Four additional cases of eosinophilic encephalitis with similar pathologic characteristics have been documented. Magnetic resonance images from a human case of Baylisascaris encephalitis are shown in Figure 1. In patients who have survived central nervous system (CNS) invasion, severe neurologic sequelae have resulted. In a fatal case, an eosinophilic cardiac pseudotumor, affecting principally the left ventricle, was observed at autopsy; no larvae or granulomas were found in any other tissue examined.
[FIGURE 1 OMITTED]
No effective therapy exists for the visceral form of B. procyonis larval infection. In an experimental model, mice treated with albendazole and diethylcarbamezine within 10 days after infection were protected from CNS disease (25); however, several anthelminthic agents have been used to treat human cases without success. Laser photocoagulation has been successful in treating ocular infection (26).
Because the disease is transmitted by the fecal-oral route, human cases of B. procyonis infection typically occur in younger age groups, mainly infants, who often engage in oral exploration of their environment and are therefore more likely to be exposed to B. procyonis eggs. Raccoon activity near the patient's residence is often described. All but one of the reported patients to date have been male, however; there is no reason to believe that females are less susceptible to infection.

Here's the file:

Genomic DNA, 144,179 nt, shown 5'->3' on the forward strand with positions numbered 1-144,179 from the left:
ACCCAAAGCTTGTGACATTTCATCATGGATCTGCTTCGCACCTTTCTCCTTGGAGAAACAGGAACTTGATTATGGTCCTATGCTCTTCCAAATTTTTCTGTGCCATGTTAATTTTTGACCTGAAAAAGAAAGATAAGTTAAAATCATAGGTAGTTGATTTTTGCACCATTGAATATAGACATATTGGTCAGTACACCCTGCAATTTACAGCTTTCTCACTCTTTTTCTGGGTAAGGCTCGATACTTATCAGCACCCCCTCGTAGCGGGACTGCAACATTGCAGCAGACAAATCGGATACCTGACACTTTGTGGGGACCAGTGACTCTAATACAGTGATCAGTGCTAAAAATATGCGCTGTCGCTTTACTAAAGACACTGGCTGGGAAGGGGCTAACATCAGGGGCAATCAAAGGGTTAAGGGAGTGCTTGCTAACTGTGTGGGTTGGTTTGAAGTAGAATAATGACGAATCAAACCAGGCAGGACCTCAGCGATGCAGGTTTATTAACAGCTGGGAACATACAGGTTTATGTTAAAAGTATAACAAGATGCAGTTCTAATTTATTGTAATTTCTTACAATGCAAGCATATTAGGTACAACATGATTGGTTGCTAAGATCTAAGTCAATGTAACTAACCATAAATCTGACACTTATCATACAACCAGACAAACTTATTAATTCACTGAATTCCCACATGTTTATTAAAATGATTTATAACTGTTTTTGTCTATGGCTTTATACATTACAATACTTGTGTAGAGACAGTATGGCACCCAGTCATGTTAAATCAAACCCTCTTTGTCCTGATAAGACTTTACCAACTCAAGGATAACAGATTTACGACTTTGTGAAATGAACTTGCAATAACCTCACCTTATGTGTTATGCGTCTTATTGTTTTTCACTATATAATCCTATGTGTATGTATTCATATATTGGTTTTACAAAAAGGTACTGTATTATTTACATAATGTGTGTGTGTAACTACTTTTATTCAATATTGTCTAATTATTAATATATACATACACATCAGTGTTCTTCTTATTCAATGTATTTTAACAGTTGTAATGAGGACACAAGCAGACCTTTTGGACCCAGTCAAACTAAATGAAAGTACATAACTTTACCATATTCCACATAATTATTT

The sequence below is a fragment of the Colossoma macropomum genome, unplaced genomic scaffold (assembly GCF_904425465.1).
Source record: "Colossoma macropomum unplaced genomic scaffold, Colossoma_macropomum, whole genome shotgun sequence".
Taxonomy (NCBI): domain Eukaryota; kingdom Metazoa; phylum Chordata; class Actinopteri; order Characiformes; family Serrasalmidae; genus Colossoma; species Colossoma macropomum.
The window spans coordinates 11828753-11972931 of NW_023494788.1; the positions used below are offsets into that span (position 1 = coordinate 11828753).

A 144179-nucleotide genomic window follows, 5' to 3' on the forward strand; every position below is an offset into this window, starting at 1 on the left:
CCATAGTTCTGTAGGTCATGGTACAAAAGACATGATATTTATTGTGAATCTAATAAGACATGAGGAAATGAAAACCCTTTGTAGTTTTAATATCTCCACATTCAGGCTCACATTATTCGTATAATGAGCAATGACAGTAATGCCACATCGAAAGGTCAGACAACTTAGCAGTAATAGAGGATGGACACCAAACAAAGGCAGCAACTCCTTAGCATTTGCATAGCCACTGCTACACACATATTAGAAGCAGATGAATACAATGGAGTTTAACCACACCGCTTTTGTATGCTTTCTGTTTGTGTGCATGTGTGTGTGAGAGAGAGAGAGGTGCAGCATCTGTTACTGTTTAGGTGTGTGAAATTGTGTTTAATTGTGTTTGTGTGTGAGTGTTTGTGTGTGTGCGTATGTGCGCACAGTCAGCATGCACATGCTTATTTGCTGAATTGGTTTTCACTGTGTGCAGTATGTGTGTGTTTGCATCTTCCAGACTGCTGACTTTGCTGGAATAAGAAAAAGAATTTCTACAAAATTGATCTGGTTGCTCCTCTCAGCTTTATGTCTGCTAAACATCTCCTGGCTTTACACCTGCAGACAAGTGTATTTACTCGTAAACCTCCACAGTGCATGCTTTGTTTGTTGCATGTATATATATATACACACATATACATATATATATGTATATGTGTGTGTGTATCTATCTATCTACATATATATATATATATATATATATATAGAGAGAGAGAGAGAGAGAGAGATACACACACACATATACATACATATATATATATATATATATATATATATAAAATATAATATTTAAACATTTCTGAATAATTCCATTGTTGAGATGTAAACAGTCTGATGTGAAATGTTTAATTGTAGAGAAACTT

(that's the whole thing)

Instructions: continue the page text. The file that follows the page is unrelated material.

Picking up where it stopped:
Diagnosis and Underrecognition of Infection
Diagnosis of B. procyonis infection is typically done through morphologic identification of larvae in tissue sections (27). However, accurate diagnosis requires experience in recognizing larval morphologic characteristics and differentiating among a number of possible larval nematode agents, including Toxocara canis, T. cati, Ascaris lumbricoides, and species of Gnathastoma, Angiostrongylus, and Ancylostoma, as well as larval cestode infections such as cysticercosis and echinococcosis (6,27). Characteristic features of B. procyonis larvae in tissue include its relatively large size (60 [mu]) and prominent single lateral alae (27) (Figure 2). While serologic testing has been performed in some cases as supportive diagnostic evidence, no commercial serologic test is currently available (28,29). However, a presumptive diagnosis can be made on the basis of clinical (meningoencephalitis, diffuse unilateral subacute neuroretinitis [DUSN], pseudotumor), epidemiologic (raccoon exposure), radiologic (white matter disease), and laboratory results (blood and CNS eosinophilia).